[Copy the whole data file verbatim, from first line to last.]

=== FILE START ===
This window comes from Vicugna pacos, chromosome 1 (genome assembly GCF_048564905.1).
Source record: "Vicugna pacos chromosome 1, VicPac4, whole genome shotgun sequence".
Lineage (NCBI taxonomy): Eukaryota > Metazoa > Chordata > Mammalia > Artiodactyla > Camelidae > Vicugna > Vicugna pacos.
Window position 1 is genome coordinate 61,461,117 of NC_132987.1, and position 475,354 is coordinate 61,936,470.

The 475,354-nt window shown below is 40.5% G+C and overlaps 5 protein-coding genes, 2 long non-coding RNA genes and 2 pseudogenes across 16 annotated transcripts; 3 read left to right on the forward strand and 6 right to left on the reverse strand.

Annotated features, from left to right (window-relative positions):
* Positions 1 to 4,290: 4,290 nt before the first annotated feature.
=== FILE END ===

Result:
This window comes from Vicugna pacos, chromosome 1 (genome assembly GCF_048564905.1).
Source record: "Vicugna pacos chromosome 1, VicPac4, whole genome shotgun sequence".
Lineage (NCBI taxonomy): Eukaryota > Metazoa > Chordata > Mammalia > Artiodactyla > Camelidae > Vicugna > Vicugna pacos.
Window position 1 is genome coordinate 61,461,117 of NC_132987.1, and position 475,354 is coordinate 61,936,470.

The 475,354-nt window shown below is 40.5% G+C and overlaps 5 protein-coding genes, 2 long non-coding RNA genes and 2 pseudogenes across 16 annotated transcripts; 3 read left to right on the forward strand and 6 right to left on the reverse strand.

Annotated features, from left to right (window-relative positions):
* Positions 1 to 4,290: 4,290 nt before the first annotated feature.